Langalam Viki (3) died on 6 March after falling into a pit toilet at Mcwangele Primary School in Vaalbank village in the Eastern Cape. (Photo: Supplied)

Michael Komape drowned in a pit toilet at his school. (Photo: Supplied / / Wikipedia)

“Eradication of these horrendous death traps would be in line with the South African Constitution which guarantees the right to life, dignity, safety, health, proper sanitation, and conducive environment to education.”  

He cited the Polokwane High Court ruling made on 17 September 2021 that ordered the eradication of pit latrines in schools across South Africa.

Judge Gerrit Muller made that ruling after civil society organisation SECTION27 represented the family of Michael Komape, a five-year-old learner who drowned in a pit latrine at Mahlodumela Primary School in Limpopo on 20 January 2014.

Read more in Daily Maverick: Court orders Limpopo education dept to devise workable plan for abolition of school pit toilets

Zigebe said Judge Muller, in his ruling, had expressed his disappointment at the lack of urgency in dealing with this issue.

“Regardless of this, the DBE still drags its feet at the expense of human life,” Zigebe wrote.

He said it had been nine years since Komape died and five years since  Lumka Mthethwa drowned in a pit latrine at Luna Primary School in Bizana, Eastern Cape, in 2018.

“Yet the DBE has moved at a devastatingly slow pace in eradicating pit latrine toilets in public schools, infringing heavily on the right to life, human dignity and basic education. In March 2023, we watched in horror as yet another four-year-old girl was found dead in a school pit toilet in the Eastern Cape.”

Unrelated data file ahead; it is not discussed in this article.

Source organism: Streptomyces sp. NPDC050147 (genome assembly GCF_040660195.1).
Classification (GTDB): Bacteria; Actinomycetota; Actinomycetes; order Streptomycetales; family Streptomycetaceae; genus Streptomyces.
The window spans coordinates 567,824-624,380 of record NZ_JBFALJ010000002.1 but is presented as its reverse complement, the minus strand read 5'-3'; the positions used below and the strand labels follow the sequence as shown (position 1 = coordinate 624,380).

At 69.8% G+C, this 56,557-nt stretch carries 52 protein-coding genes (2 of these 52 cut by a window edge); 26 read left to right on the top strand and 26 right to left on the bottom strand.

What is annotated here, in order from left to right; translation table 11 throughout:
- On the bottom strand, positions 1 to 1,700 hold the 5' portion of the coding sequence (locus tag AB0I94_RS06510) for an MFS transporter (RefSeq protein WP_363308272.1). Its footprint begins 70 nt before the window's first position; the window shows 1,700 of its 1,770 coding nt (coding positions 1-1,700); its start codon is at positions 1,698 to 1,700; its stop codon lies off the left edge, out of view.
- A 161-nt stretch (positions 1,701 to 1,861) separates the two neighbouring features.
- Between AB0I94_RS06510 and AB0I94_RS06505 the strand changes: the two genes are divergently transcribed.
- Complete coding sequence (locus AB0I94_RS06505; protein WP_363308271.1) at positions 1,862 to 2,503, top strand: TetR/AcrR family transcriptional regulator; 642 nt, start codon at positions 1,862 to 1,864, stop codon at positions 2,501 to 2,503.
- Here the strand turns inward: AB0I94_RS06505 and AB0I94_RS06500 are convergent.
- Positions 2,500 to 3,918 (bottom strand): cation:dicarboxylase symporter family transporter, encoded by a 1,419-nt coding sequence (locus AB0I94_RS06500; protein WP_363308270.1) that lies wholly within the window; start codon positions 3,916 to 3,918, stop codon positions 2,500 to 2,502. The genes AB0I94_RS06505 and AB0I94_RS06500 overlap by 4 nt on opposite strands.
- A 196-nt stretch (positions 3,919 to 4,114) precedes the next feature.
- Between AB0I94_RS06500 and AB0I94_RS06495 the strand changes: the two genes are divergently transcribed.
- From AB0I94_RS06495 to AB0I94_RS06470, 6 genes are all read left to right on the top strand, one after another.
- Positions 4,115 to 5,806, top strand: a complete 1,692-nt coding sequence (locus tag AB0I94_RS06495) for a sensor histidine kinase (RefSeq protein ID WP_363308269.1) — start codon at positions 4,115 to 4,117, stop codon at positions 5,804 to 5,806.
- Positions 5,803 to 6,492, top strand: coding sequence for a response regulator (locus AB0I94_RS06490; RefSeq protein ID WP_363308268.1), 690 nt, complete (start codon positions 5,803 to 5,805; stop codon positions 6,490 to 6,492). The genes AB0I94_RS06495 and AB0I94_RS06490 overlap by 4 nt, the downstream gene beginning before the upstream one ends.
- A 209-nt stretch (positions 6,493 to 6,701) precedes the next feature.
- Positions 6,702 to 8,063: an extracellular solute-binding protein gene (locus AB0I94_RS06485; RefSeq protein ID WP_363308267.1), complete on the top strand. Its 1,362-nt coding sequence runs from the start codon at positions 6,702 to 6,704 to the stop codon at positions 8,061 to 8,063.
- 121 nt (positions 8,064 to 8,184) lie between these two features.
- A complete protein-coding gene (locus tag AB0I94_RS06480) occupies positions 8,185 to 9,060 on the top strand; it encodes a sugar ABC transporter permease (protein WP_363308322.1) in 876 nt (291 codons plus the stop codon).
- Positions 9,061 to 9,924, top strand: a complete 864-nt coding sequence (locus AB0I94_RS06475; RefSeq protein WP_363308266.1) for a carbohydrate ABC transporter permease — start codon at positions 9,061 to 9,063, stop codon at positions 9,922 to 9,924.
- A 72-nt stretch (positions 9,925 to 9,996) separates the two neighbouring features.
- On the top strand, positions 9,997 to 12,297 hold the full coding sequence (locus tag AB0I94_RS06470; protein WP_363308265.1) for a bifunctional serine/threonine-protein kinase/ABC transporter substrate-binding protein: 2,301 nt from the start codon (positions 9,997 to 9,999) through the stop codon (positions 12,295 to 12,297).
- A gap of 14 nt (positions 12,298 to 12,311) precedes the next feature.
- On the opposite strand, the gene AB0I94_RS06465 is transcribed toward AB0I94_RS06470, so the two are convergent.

He was referring to Langalam Viki, who fell into a pit toilet at Mcwangelel Primary School in Vaalbank in the Eastern Cape.

Zigebe said President Cyril Ramaphosa and Motshekga gave a rosy presentation in 2018 on how millions of rands were being used to address the issue. The DBE, he said, had committed to eradicating pit latrine toilets in public schools by 2025.

Zigebe said Motshekga’s department identified 3,398 schools with pit latrines in March 2023.

“For the 2025 commitment, there are hardly 15 months left. There are more than 3,000 schools that still have illegal pit latrines that need to be demolished and replaced. There was a need to know what progress had been made since March 2023,” Zigebe submitted.

Angie Motshekga, matric results

Minister of Basic Education Angie Motshekga. (Photo: Gallo Images / Beeld / Deaan Vivier)

DBE reacts

The DBE’s spokesperson, Elijah Mhlanga, said they wholeheartedly supported the committee’s recommendations. 

“While every infrastructure project has defined timelines and planned dates of completion, there are, nevertheless, variable factors that impact on targets,” Mhlanga said.

He said these included interruptions by the construction mafia which could hamper site progress for months, community interruptions, industrial action and inclement weather conditions.

“The DBE and [provincial education departments], as well as implementing agents, always work towards setting targets in keeping with annual performance plans. The DBE regularly reports to the Portfolio Committee on the progress of its infrastructure projects and there is no reason why this will not continue,” he said. DM


Comments - Please in order to comment.

  • Matthew Quinton says:

    Ok yeah…. but let’s be honest.

    NOTHING will actually happen.

  • drew barrimore says:

    How about a hundred-year time frame? Too short for the ANC I know, but something nonetheless.

  • Fanie Rajesh Ngabiso says:

    It is disgraceful that our children are still in such a place after all this time. They should make Angie enjoy the use of a nice ripe one until she sorts it out, and then for six months longer so she does forget.

  • Con Tester says:

    A good start, albeit very late, provided our parliamentarians stick to their timeframe—which is always a very dodgy assumption.

    But while they were at it, they also should’ve given Motshekga 60 days to eradicate “death trap” basic education in SA, as well as “death trap” interference and obstruction by SADTU.

  • John L says:

    Until there are consequences for the failure of government officials to produce results, nothing will happen.
    Government could build multi-million rand stadiums and upgrade the freeways in a short period of time for the world cup, but cannot build toilets for schools in 30 years… or even 10 years after a court judgement against them

Please peer review 3 community comments before your comment can be posted